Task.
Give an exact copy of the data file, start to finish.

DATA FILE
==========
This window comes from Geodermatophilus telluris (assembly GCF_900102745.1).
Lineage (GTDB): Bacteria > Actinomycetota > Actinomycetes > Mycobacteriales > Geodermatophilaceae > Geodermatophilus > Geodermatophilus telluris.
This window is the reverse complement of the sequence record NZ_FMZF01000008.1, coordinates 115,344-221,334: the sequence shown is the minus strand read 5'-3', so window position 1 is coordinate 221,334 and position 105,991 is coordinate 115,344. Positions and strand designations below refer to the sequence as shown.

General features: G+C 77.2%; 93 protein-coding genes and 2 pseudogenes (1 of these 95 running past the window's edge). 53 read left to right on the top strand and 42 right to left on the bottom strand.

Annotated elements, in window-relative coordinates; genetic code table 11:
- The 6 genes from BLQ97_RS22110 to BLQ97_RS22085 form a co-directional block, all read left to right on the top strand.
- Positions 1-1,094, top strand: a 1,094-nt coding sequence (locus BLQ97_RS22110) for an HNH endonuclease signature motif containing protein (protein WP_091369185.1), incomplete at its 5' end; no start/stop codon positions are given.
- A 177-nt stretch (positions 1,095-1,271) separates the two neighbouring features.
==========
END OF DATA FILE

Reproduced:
This window comes from Geodermatophilus telluris (assembly GCF_900102745.1).
Lineage (GTDB): Bacteria > Actinomycetota > Actinomycetes > Mycobacteriales > Geodermatophilaceae > Geodermatophilus > Geodermatophilus telluris.
This window is the reverse complement of the sequence record NZ_FMZF01000008.1, coordinates 115,344-221,334: the sequence shown is the minus strand read 5'-3', so window position 1 is coordinate 221,334 and position 105,991 is coordinate 115,344. Positions and strand designations below refer to the sequence as shown.

General features: G+C 77.2%; 93 protein-coding genes and 2 pseudogenes (1 of these 95 running past the window's edge). 53 read left to right on the top strand and 42 right to left on the bottom strand.

Annotated elements, in window-relative coordinates; genetic code table 11:
- The 6 genes from BLQ97_RS22110 to BLQ97_RS22085 form a co-directional block, all read left to right on the top strand.
- Positions 1-1,094, top strand: a 1,094-nt coding sequence (locus BLQ97_RS22110) for an HNH endonuclease signature motif containing protein (protein WP_091369185.1), incomplete at its 5' end; no start/stop codon positions are given.
- A 177-nt stretch (positions 1,095-1,271) separates the two neighbouring features.